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I have numerous gzip-compressed paired-end Fastq files with ChIP-seq data that I would like to align with bowtie2. I confirmed that bowtie2 takes .gz files, although I do see this warning when I run for two samples:

Warning: gzbuffer added in zlib v1.2.3.5. Unable to change buffer size from default of 8192.

My files are named like so.

10_S10_L002_R1_001.fastq.gz  12_S12_L002_R1_001.fastq.gz  2_S2_L001_R1_001.fastq.gz  4_S4_L001_R1_001.fastq-003.gz  6_S6_L001_R1_001.fastq-002.gz  8_S8_L002_R1_001.fastq.gz  
10_S10_L002_R2_001.fastq.gz  12_S12_L002_R2_001.fastq.gz  2_S2_L001_R2_001.fastq.gz  4_S4_L001_R2_001.fastq-002.gz  6_S6_L001_R2_001.fastq-003.gz  8_S8_L002_R2_001.fastq.gz  
11_S11_L002_R1_001.fastq.gz  1_S1_L001_R1_001.fastq.gz    3_S3_L001_R1_001.fastq.gz  5_S5_L001_R1_001.fastq-002.gz  7_S7_L002_R1_001.fastq.gz      9_S9_L002_R1_001.fastq.gz
11_S11_L002_R2_001.fastq.gz  1_S1_L001_R2_001.fastq.gz    3_S3_L001_R2_001.fastq.gz  5_S5_L001_R2_001.fastq-003.gz  7_S7_L002_R2_001.fastq.gz      9_S9_L002_R2_001.fastq.gz

The bash commands I tried are below. When I run this test command:

for i in $(ls *.fastq*.gz | grep -v 6 | rev | cut -c 16- | rev | uniq); do 
    echo $i; 
done

...I get this output.

12_S12_L002_R1_001.fastq.gz  12_S12_L002_R2_001.fastq.gz 

When I run this:

for i in $(ls *.fastq*.gz | rev | cut -c 16- | rev | uniq); do 
    echo $i 
    bowtie2 -q -p20 -x /run/media/punit/data1/BowtieIndex/hg38 -1 ${i}R1_001.fastq.gz -2 ${i}R2_001.fastq.gz | samtools view -bS - >${i%}.bam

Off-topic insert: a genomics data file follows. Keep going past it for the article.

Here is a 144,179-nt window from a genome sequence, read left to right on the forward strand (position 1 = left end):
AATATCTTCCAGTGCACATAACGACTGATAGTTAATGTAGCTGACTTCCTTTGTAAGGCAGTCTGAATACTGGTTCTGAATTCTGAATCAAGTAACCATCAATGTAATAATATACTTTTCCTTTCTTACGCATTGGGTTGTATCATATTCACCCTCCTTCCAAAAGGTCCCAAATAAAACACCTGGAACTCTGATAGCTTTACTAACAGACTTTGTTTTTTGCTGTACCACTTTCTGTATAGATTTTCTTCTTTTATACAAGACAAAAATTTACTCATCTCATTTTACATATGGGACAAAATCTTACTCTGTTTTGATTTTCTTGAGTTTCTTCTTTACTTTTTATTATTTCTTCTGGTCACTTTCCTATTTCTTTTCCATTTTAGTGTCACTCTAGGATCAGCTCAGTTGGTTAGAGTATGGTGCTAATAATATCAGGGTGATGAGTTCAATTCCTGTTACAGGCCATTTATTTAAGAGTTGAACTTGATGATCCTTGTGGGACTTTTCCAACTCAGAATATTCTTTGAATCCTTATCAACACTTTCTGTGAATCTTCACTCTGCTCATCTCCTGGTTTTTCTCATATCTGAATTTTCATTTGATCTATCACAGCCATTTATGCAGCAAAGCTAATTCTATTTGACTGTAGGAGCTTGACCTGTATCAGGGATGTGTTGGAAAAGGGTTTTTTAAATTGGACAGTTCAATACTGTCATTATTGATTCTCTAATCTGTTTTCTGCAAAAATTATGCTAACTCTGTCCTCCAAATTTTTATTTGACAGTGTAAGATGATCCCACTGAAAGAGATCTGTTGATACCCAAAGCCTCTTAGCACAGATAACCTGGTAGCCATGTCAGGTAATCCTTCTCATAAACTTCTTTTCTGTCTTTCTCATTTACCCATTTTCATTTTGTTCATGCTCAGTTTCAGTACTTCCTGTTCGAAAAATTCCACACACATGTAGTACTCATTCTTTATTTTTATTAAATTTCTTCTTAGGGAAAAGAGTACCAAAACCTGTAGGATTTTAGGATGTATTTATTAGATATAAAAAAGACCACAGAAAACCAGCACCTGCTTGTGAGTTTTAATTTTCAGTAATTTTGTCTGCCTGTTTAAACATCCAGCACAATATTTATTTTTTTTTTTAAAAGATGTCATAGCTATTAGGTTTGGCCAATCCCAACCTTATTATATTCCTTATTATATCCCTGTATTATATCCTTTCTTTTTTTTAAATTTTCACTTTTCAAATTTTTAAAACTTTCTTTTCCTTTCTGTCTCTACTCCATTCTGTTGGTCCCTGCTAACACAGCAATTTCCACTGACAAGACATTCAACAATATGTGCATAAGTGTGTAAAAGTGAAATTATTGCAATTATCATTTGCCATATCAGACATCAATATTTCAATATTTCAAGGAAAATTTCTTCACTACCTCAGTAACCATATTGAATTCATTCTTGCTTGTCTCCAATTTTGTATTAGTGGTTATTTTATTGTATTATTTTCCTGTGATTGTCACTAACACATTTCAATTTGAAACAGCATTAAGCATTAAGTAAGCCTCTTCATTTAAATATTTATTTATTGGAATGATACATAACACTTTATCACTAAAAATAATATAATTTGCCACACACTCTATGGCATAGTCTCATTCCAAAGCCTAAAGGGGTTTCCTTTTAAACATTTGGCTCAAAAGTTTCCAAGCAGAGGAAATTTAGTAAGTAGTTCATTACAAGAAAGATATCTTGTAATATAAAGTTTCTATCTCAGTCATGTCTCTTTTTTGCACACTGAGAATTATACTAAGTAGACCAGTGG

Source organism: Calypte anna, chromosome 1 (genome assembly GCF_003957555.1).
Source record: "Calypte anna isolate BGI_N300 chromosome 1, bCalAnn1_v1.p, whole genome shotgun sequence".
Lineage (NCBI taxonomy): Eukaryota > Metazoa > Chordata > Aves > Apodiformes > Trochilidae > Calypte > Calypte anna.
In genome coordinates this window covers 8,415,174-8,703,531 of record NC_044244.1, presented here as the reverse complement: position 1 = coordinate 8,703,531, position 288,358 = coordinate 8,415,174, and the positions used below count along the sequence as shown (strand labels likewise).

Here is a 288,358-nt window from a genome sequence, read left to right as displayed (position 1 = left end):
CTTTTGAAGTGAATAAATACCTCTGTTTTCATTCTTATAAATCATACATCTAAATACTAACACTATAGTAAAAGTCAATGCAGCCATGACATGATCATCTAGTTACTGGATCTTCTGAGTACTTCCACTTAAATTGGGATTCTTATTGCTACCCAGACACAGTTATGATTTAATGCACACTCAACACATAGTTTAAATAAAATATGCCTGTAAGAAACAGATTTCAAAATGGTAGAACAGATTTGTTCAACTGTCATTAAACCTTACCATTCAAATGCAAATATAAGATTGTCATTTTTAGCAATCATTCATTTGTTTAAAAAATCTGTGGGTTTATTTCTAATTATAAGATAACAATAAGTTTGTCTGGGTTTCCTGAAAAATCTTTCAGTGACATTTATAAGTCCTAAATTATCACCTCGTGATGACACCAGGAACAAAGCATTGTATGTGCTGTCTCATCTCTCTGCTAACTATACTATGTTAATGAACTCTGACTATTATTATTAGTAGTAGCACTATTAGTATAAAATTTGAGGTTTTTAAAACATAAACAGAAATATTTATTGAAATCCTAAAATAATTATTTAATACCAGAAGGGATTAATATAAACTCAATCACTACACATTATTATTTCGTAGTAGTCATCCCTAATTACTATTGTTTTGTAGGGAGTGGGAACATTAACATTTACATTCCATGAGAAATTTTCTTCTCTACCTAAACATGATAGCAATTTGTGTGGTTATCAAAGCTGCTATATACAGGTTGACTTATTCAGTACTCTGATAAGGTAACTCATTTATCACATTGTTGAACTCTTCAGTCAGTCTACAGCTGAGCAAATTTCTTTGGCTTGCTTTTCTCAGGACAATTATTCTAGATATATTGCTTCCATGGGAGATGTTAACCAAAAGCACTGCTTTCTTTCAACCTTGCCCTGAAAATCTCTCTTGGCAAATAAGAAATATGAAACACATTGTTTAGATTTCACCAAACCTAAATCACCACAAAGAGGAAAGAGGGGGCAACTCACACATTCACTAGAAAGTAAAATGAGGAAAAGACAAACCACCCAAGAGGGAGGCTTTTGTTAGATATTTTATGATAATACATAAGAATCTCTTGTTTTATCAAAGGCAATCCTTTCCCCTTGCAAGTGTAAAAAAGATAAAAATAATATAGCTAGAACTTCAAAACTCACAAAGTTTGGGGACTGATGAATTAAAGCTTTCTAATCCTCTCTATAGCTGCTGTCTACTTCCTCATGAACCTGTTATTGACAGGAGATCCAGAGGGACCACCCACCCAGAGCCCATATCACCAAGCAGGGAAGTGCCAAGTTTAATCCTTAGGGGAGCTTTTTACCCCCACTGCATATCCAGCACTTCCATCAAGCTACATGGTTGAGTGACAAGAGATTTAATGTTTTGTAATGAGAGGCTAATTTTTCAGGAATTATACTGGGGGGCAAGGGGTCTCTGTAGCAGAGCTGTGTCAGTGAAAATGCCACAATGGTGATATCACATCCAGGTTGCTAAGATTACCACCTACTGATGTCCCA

done

I do see one BAM for my paired end files. But as I see the second set of files which are named:

6_S6_L001_R1_001.fastq-002.gz  6_S6_L001_R2_001.fastq-003.gz

if I run the same script over them, I would get an error as the loop can't read the paired end file.

So the tedious way is I can make a separate folder for these sets of data with fastq-002.gz and fastq-003.gz and can run the script by tweaking the cut parameter.

But I would like to know what is the programmatic way of resolving the issue.

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    $\begingroup$ I strongly encourage you to use something like snakeMake rather than making a shell script. It's both much easier to ensure the proper files are paired and it scales to use in clusters and the cloud. $\endgroup$
    – Devon Ryan
    Mar 25 '19 at 14:24
  • $\begingroup$ Can't you just rename the files? $\endgroup$
    – terdon
    Mar 25 '19 at 15:06
  • $\begingroup$ @terdon that's how our collaborator gave us and i dont want to mess up with the file name yes i can if i dont find any other way.. $\endgroup$
    – kcm
    Mar 25 '19 at 15:13
  • $\begingroup$ " strongly encourage you to use something like snakeMake rather than making a shell script. It's both much easier to ensure the proper files are paired and it scales to use in clusters and the cloud." i read a bit about it never tried it , i need to learn and give it a try $\endgroup$
    – kcm
    Mar 25 '19 at 15:14
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    $\begingroup$ It's good practice to treat files from collaborators as read-only, so not changing the filenames is a good idea. But if the files are inconsistently named, it's a very good idea to create consistently named symlinks to those files. Well organized filenames and directory structures will make it SO NICE AND EASY to automate batch data processing. $\endgroup$ Mar 26 '19 at 18:31
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A very simple approach, but one which will work with the names you show, is to remove any occurrence of 00N (where N is any number) from right before the .gz. To do so, edit your script to:

for i in $(ls *.fastq*.gz | sed 's/00[0-9]\.gz/.gz/' | rev | cut -c 16- | rev | uniq); do 
  bowtie2 -q -p20 -x /run/media/punit/data1/BowtieIndex/hg38 \
    -1 ${i}R1_001.fastq.gz \
    -2 ${i}R2_001.fastq.gz | 
        samtools view -bS - >${i%}.bam"
done
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